|Anthony van Dyck (1599-1641), Jupiter and Antiope|
Museum voor Schoonen Kunsten, Ghent
The female body in 16th and 17th century Flemish painting
Museum of Flanders, Cassel, France
23rd October 2010 to 23rd January 2011
On 23rd October 2010 the Museum of Flanders in Cassel, Northern France re-opened after a 13 year closure. Revealing the glories of Flemish art - and the anomalies of the Flemish character - it's full of little-known treasures.
The first exhibition, Sensuality and Voluptuousness, takes as its inspiration the female body in 16th and 17th century Flemish painting. Major European and international museums plus private collectors have lent works of art. A wonderful opening for this most fascinating of museums.
|Hendrick van Balen (1575-1632), The Judgement of Paris|
Staatliche Museen, Berlin
The space devoted to Temptations reveals how the representation of the female nude in Flemish painting is a pretext to attract men's desire to the body of the woman, whose nudity represents consummate beauty, subject of all temptation. This is particularly the case with The Temptation of St. Anthony by Jan Wellens de Cock from the Thyssen Museum in Madrid or Jupiter and Antiope by Anthony van Dyck from the Fine Arts Museum in Ghent.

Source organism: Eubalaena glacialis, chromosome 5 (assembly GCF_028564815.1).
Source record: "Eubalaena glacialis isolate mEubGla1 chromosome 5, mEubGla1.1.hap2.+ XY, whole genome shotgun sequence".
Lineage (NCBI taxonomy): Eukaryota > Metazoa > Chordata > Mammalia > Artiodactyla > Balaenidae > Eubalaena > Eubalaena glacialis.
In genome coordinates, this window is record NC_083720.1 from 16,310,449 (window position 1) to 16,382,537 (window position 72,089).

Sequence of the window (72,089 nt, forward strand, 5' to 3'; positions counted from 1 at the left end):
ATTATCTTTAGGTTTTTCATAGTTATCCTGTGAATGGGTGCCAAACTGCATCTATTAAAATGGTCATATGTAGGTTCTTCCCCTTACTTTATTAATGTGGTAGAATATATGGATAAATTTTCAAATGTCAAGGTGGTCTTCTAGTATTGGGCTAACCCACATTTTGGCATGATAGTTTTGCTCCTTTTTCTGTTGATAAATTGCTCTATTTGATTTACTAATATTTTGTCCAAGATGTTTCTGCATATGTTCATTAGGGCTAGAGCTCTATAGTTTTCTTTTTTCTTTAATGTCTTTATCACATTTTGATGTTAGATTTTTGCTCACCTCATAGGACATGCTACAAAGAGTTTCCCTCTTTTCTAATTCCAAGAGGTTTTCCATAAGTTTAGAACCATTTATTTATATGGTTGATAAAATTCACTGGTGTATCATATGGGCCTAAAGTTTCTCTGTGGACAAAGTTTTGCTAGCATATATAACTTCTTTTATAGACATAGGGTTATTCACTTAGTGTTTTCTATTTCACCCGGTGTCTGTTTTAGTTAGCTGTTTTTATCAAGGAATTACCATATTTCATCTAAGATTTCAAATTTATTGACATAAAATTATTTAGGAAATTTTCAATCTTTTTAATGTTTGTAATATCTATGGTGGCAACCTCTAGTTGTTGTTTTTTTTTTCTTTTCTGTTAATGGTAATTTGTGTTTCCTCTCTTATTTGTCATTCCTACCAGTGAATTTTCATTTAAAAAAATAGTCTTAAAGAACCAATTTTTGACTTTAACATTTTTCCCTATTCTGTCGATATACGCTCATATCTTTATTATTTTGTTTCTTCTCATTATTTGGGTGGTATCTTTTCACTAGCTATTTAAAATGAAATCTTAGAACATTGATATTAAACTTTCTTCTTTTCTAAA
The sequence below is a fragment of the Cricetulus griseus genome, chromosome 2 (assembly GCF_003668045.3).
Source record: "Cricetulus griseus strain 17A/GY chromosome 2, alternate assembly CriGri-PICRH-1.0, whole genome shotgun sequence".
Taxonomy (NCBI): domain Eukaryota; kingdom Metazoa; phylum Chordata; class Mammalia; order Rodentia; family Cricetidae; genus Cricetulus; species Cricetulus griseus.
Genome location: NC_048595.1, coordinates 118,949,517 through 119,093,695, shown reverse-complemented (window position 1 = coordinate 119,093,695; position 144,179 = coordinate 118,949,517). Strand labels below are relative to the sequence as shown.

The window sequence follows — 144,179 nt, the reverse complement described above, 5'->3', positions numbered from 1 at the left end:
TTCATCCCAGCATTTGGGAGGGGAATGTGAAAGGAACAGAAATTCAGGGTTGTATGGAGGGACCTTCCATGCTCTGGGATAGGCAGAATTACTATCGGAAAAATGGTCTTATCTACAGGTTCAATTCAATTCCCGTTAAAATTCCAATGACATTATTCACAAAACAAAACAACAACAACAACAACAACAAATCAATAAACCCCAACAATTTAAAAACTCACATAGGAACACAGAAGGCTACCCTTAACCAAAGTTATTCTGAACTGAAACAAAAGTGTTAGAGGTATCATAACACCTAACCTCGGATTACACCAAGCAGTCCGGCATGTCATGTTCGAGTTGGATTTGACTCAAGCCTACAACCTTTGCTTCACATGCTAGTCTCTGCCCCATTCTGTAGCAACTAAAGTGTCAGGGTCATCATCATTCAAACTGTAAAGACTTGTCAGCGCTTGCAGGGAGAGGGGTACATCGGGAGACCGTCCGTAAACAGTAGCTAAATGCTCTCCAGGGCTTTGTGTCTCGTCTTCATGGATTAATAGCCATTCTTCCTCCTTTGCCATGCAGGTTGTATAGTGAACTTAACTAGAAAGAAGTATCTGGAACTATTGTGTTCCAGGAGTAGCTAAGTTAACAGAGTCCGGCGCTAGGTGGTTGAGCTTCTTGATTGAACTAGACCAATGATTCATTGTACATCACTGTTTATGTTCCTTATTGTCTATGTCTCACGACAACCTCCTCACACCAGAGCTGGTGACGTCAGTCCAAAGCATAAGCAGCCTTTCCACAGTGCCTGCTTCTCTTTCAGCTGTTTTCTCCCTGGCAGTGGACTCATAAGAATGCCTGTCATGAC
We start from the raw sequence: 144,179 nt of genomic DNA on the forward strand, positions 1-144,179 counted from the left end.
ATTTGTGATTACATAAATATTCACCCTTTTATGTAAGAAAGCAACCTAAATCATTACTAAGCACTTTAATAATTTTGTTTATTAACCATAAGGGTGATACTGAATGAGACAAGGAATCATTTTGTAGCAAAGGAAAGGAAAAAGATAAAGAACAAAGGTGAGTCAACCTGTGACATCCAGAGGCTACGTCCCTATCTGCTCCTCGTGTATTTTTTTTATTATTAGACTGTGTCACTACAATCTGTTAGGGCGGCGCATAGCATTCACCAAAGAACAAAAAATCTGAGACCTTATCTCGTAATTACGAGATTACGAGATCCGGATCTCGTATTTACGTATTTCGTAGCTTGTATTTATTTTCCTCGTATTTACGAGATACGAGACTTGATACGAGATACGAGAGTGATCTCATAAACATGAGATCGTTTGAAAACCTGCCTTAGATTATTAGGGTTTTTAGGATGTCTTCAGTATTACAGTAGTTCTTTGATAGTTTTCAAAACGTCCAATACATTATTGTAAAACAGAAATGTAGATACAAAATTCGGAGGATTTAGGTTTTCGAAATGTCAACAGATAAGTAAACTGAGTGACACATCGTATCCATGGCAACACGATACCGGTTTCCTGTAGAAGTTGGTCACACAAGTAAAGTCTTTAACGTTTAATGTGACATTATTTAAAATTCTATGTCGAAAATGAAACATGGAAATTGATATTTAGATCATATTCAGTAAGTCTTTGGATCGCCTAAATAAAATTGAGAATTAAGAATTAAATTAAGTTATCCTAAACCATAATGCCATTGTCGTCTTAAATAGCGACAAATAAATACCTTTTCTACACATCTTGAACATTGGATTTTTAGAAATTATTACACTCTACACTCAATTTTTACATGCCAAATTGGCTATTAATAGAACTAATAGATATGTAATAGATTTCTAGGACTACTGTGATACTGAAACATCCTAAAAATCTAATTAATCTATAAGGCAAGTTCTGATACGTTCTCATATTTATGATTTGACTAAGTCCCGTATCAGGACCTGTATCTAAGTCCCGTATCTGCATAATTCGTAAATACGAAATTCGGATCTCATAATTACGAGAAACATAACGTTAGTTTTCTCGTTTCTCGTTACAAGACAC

With paintings by Hendrick van Balen and Hendrick de Clerck, the last part, Carnal pleasures, suggests the enchantment generated by the pleasures of love in mythological and banquet scenes. The bathing scenes, seldom found in Flemish painting, allow for greater freedom of expression, while the more intimate subjects are an insidious way of insisting on the erotic dimension embodied by woman, master of man's desires.
For this inaugural exhibition, major European and international museums but also private collectors have consented to loan works, making an outstanding contribution to the quality of this exhibition. Some unexhibited works are here displayed for the first time.
Sensualité et Volupté, official museum exhibition page
Thirty masterpieces from the Museum of Flanders permanent collection
From Van Eyck to Duerer
Exhibition at the Groeninge Museum, Bruges
to 30th January 2011